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The Obama administration announced a new round of Transportation Investment Generating Economic Recovery grants (known as TIGER VI) with an extremely short turn-around for submitting applications, they are due April 28th.

The City of Providence applied for a TIGER grant last year, RIDOT also submitted a bid for Apponaug which was supported by the Governor. The Apponaug project was awarded a TIGER grant, and while there isn’t direct competition built into the grant process per-say, it is thought that Providence’s streetcar bid lost out to Kansas City’s streetcar which had more secure funding in place at the time. Providence’s 2013 TIGER grant application included a funding plan, but unlike Kansas City’s successful application, steps had not yet been taken to implement that funding.

Capital costs for the project (costs incurred to build it) are estimated to be $117.8 million (2016 dollars). Funding will come from City TIF Bonds, Federal funds, Rhode Island Capital Plan funds, RIPTA CMAQ funds, and a RIDOT land transfer.

In the next month, Providence plans to work further toward implementation of funding by working with the Providence City Council Ordinance Committee to approve a TIF plan for the streetcar district. This funding represents 50% of the projected cost of the project and will be one of the sources for operations revenue after the project is complete.

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ProJo: In Providence, moving bus shelters a first step toward new vision for downtown plaza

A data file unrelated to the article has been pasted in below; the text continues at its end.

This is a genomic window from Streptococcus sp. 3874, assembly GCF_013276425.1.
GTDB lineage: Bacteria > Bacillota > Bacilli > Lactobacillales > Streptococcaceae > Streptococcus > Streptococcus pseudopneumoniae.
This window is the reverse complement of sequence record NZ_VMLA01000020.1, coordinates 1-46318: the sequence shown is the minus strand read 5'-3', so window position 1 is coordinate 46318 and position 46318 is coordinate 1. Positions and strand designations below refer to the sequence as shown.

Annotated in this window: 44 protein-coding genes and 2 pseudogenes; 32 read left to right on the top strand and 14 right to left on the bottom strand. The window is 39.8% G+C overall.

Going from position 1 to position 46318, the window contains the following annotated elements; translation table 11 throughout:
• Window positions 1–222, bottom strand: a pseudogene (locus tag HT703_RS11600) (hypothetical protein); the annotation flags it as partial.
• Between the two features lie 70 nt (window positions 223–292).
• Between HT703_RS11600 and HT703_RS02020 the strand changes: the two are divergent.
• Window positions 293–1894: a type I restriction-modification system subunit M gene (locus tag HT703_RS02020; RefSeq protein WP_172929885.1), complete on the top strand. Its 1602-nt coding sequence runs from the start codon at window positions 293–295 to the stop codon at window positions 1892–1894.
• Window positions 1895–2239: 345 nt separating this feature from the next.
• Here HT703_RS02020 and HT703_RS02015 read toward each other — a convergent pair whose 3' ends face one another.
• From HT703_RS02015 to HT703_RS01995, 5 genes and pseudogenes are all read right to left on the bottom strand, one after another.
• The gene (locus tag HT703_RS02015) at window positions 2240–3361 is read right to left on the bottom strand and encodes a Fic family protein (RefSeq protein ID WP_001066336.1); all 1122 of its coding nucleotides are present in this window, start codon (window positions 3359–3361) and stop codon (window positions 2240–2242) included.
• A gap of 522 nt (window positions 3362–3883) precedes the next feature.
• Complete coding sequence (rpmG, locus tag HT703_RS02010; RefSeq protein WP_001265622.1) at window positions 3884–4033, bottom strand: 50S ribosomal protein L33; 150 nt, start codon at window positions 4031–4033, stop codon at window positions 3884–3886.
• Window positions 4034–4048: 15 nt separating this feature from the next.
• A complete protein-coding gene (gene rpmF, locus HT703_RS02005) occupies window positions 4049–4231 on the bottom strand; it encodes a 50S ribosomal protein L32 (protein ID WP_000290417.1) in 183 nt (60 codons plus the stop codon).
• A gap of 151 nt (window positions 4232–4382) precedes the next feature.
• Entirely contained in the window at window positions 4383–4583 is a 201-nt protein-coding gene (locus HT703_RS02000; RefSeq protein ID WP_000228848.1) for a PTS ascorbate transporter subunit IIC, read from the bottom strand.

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Image from Bing Maps

The city is proposing to move the two “eastern-most shelters” to a sidewalk of vacant land owned by the Providence Redevelopment Agency, an arm of the city’s Department of Planning and Development, on Exchange Street. The triangle-shaped, grass area next to the downtown post office is bordered by Exchange Terrace, Exchange Street and Memorial Boulevard.

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PBN: Parking, bus plans ‘Link’-ed

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The two projects carry estimated price tags in the neighborhood of $40 million each and one of the bus hubs will likely share a location with the parking garage at the Garrahy Judicial Complex on Dorrance Street.

[…]

As central as The Link [195 Redevelopment District] is to the state’s economic-development strategy, by itself the second RIPTA bus hub planned adjacent to the Providence Train Station could be a larger project than the combined Garrahy proposal.

That’s because the hub is being looked at as part of a public-private partnership including, potentially, expansion of the train station, more garage parking and mixed-use development of the vacant land next door owned by Capital Properties Inc.

Planned correctly, these projects could greatly enhance the city’s transportation system. It is good to see divergent players looking at all the pieces together and seeing how they fit.